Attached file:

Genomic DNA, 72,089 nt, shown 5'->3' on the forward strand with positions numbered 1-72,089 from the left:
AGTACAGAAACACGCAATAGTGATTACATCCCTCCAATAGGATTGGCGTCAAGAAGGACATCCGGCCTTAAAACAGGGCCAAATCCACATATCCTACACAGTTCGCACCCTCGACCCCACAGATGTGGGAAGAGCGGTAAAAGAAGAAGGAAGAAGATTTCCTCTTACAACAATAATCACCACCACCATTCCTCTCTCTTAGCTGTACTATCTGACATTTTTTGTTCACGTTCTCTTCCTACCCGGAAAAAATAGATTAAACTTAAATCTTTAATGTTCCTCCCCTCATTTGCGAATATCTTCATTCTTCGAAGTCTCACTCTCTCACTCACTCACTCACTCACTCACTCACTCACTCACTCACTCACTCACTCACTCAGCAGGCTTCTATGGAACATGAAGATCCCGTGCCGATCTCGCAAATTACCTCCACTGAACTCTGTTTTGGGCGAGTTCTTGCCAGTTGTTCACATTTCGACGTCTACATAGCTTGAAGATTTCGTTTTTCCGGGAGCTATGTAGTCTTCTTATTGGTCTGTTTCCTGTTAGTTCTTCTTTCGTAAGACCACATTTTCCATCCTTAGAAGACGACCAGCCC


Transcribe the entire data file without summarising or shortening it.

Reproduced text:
Genomic DNA, 72,089 nt, shown 5'->3' on the forward strand with positions numbered 1-72,089 from the left:
AGTACAGAAACACGCAATAGTGATTACATCCCTCCAATAGGATTGGCGTCAAGAAGGACATCCGGCCTTAAAACAGGGCCAAATCCACATATCCTACACAGTTCGCACCCTCGACCCCACAGATGTGGGAAGAGCGGTAAAAGAAGAAGGAAGAAGATTTCCTCTTACAACAATAATCACCACCACCATTCCTCTCTCTTAGCTGTACTATCTGACATTTTTTGTTCACGTTCTCTTCCTACCCGGAAAAAATAGATTAAACTTAAATCTTTAATGTTCCTCCCCTCATTTGCGAATATCTTCATTCTTCGAAGTCTCACTCTCTCACTCACTCACTCACTCACTCACTCACTCACTCACTCACTCACTCACTCACTCAGCAGGCTTCTATGGAACATGAAGATCCCGTGCCGATCTCGCAAATTACCTCCACTGAACTCTGTTTTGGGCGAGTTCTTGCCAGTTGTTCACATTTCGACGTCTACATAGCTTGAAGATTTCGTTTTTCCGGGAGCTATGTAGTCTTCTTATTGGTCTGTTTCCTGTTAGTTCTTCTTTCGTAAGACCACATTTTCCATCCTTAGAAGACGACCAGCCC